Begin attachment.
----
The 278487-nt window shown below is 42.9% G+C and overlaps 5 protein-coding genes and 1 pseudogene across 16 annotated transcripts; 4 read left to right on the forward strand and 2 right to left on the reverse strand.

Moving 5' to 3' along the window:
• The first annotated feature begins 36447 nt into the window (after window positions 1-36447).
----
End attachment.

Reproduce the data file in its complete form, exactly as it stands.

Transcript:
The 278487-nt window shown below is 42.9% G+C and overlaps 5 protein-coding genes and 1 pseudogene across 16 annotated transcripts; 4 read left to right on the forward strand and 2 right to left on the reverse strand.

Moving 5' to 3' along the window:
• The first annotated feature begins 36447 nt into the window (after window positions 1-36447).